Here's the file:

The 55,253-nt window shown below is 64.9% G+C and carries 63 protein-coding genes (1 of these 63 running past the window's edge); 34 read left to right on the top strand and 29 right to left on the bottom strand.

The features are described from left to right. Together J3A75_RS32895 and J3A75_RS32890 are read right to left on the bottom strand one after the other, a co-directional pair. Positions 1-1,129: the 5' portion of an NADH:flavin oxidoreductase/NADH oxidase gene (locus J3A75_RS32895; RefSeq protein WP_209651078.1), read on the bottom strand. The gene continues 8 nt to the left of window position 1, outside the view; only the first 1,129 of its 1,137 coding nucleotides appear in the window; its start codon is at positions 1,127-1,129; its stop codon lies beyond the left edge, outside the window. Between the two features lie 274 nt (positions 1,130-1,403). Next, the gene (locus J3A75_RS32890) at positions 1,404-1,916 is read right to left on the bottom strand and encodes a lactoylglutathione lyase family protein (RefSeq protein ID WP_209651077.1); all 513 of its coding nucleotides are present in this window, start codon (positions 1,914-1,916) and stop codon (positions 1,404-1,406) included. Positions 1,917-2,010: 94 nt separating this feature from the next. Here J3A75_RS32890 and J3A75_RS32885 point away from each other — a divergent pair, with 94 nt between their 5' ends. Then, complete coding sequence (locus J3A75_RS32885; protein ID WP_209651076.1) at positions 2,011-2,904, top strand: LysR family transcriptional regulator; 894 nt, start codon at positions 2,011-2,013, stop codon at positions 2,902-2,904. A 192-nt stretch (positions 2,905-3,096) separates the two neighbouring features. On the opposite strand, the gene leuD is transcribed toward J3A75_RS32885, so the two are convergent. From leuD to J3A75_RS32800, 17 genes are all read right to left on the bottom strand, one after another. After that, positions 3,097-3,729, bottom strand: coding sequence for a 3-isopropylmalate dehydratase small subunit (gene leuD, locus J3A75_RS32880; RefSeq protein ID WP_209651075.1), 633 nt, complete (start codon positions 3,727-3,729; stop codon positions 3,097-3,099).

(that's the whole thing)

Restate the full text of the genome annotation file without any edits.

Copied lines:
The 55,253-nt window shown below is 64.9% G+C and carries 63 protein-coding genes (1 of these 63 running past the window's edge); 34 read left to right on the top strand and 29 right to left on the bottom strand.

The features are described from left to right. Together J3A75_RS32895 and J3A75_RS32890 are read right to left on the bottom strand one after the other, a co-directional pair. Positions 1-1,129: the 5' portion of an NADH:flavin oxidoreductase/NADH oxidase gene (locus J3A75_RS32895; RefSeq protein WP_209651078.1), read on the bottom strand. The gene continues 8 nt to the left of window position 1, outside the view; only the first 1,129 of its 1,137 coding nucleotides appear in the window; its start codon is at positions 1,127-1,129; its stop codon lies beyond the left edge, outside the window. Between the two features lie 274 nt (positions 1,130-1,403). Next, the gene (locus J3A75_RS32890) at positions 1,404-1,916 is read right to left on the bottom strand and encodes a lactoylglutathione lyase family protein (RefSeq protein ID WP_209651077.1); all 513 of its coding nucleotides are present in this window, start codon (positions 1,914-1,916) and stop codon (positions 1,404-1,406) included. Positions 1,917-2,010: 94 nt separating this feature from the next. Here J3A75_RS32890 and J3A75_RS32885 point away from each other — a divergent pair, with 94 nt between their 5' ends. Then, complete coding sequence (locus J3A75_RS32885; protein ID WP_209651076.1) at positions 2,011-2,904, top strand: LysR family transcriptional regulator; 894 nt, start codon at positions 2,011-2,013, stop codon at positions 2,902-2,904. A 192-nt stretch (positions 2,905-3,096) separates the two neighbouring features. On the opposite strand, the gene leuD is transcribed toward J3A75_RS32885, so the two are convergent. From leuD to J3A75_RS32800, 17 genes are all read right to left on the bottom strand, one after another. After that, positions 3,097-3,729, bottom strand: coding sequence for a 3-isopropylmalate dehydratase small subunit (gene leuD, locus J3A75_RS32880; RefSeq protein ID WP_209651075.1), 633 nt, complete (start codon positions 3,727-3,729; stop codon positions 3,097-3,099).